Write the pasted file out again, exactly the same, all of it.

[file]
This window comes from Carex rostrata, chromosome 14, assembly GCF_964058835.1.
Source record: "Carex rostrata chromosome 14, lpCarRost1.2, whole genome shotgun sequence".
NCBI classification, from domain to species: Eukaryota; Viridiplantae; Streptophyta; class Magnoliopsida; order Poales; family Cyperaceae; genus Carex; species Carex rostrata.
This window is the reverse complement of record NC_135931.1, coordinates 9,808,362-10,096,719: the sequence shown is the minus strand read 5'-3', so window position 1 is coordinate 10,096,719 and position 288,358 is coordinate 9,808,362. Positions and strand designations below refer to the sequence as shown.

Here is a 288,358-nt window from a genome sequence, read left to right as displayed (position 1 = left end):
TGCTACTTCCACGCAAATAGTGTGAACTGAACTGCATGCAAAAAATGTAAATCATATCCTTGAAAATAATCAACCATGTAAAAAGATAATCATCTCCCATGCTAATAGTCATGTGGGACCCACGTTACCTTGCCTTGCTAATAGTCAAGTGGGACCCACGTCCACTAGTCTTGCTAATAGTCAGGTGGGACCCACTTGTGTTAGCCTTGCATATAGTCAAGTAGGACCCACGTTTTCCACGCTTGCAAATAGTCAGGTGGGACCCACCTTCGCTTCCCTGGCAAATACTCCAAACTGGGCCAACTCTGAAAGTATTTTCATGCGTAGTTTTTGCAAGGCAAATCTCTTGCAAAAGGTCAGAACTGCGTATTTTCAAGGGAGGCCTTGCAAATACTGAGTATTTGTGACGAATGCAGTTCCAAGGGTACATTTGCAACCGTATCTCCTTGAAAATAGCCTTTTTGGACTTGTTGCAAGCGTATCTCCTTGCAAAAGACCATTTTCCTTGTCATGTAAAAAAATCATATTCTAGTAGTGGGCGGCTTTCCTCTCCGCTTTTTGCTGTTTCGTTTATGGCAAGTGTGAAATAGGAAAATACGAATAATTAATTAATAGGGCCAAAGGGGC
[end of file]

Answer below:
This window comes from Carex rostrata, chromosome 14, assembly GCF_964058835.1.
Source record: "Carex rostrata chromosome 14, lpCarRost1.2, whole genome shotgun sequence".
NCBI classification, from domain to species: Eukaryota; Viridiplantae; Streptophyta; class Magnoliopsida; order Poales; family Cyperaceae; genus Carex; species Carex rostrata.
This window is the reverse complement of record NC_135931.1, coordinates 9,808,362-10,096,719: the sequence shown is the minus strand read 5'-3', so window position 1 is coordinate 10,096,719 and position 288,358 is coordinate 9,808,362. Positions and strand designations below refer to the sequence as shown.

Here is a 288,358-nt window from a genome sequence, read left to right as displayed (position 1 = left end):
TGCTACTTCCACGCAAATAGTGTGAACTGAACTGCATGCAAAAAATGTAAATCATATCCTTGAAAATAATCAACCATGTAAAAAGATAATCATCTCCCATGCTAATAGTCATGTGGGACCCACGTTACCTTGCCTTGCTAATAGTCAAGTGGGACCCACGTCCACTAGTCTTGCTAATAGTCAGGTGGGACCCACTTGTGTTAGCCTTGCATATAGTCAAGTAGGACCCACGTTTTCCACGCTTGCAAATAGTCAGGTGGGACCCACCTTCGCTTCCCTGGCAAATACTCCAAACTGGGCCAACTCTGAAAGTATTTTCATGCGTAGTTTTTGCAAGGCAAATCTCTTGCAAAAGGTCAGAACTGCGTATTTTCAAGGGAGGCCTTGCAAATACTGAGTATTTGTGACGAATGCAGTTCCAAGGGTACATTTGCAACCGTATCTCCTTGAAAATAGCCTTTTTGGACTTGTTGCAAGCGTATCTCCTTGCAAAAGACCATTTTCCTTGTCATGTAAAAAAATCATATTCTAGTAGTGGGCGGCTTTCCTCTCCGCTTTTTGCTGTTTCGTTTATGGCAAGTGTGAAATAGGAAAATACGAATAATTAATTAATAGGGCCAAAGGGGC